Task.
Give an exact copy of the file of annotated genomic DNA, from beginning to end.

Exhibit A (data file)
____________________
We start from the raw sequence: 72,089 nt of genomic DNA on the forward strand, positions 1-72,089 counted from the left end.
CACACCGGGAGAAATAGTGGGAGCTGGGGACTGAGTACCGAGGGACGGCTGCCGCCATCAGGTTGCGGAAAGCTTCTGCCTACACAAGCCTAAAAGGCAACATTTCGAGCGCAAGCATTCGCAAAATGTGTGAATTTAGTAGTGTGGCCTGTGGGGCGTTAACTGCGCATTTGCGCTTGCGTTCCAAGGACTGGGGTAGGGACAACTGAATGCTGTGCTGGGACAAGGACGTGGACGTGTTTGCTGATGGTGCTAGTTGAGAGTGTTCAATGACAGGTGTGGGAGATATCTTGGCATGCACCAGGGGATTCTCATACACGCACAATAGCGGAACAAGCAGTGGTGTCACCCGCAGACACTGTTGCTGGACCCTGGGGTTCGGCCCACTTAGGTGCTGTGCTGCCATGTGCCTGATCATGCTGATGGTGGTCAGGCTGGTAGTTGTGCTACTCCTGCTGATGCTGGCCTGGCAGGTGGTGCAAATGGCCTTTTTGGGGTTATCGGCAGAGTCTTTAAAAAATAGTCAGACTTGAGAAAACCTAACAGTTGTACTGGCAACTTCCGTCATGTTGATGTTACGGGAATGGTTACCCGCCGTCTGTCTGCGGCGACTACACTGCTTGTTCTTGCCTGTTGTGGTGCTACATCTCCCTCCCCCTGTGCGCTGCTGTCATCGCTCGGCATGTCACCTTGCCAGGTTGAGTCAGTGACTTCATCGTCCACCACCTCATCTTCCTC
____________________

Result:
We start from the raw sequence: 72,089 nt of genomic DNA on the forward strand, positions 1-72,089 counted from the left end.
CACACCGGGAGAAATAGTGGGAGCTGGGGACTGAGTACCGAGGGACGGCTGCCGCCATCAGGTTGCGGAAAGCTTCTGCCTACACAAGCCTAAAAGGCAACATTTCGAGCGCAAGCATTCGCAAAATGTGTGAATTTAGTAGTGTGGCCTGTGGGGCGTTAACTGCGCATTTGCGCTTGCGTTCCAAGGACTGGGGTAGGGACAACTGAATGCTGTGCTGGGACAAGGACGTGGACGTGTTTGCTGATGGTGCTAGTTGAGAGTGTTCAATGACAGGTGTGGGAGATATCTTGGCATGCACCAGGGGATTCTCATACACGCACAATAGCGGAACAAGCAGTGGTGTCACCCGCAGACACTGTTGCTGGACCCTGGGGTTCGGCCCACTTAGGTGCTGTGCTGCCATGTGCCTGATCATGCTGATGGTGGTCAGGCTGGTAGTTGTGCTACTCCTGCTGATGCTGGCCTGGCAGGTGGTGCAAATGGCCTTTTTGGGGTTATCGGCAGAGTCTTTAAAAAATAGTCAGACTTGAGAAAACCTAACAGTTGTACTGGCAACTTCCGTCATGTTGATGTTACGGGAATGGTTACCCGCCGTCTGTCTGCGGCGACTACACTGCTTGTTCTTGCCTGTTGTGGTGCTACATCTCCCTCCCCCTGTGCGCTGCTGTCATCGCTCGGCATGTCACCTTGCCAGGTTGAGTCAGTGACTTCATCGTCCACCACCTCATCTTCCTC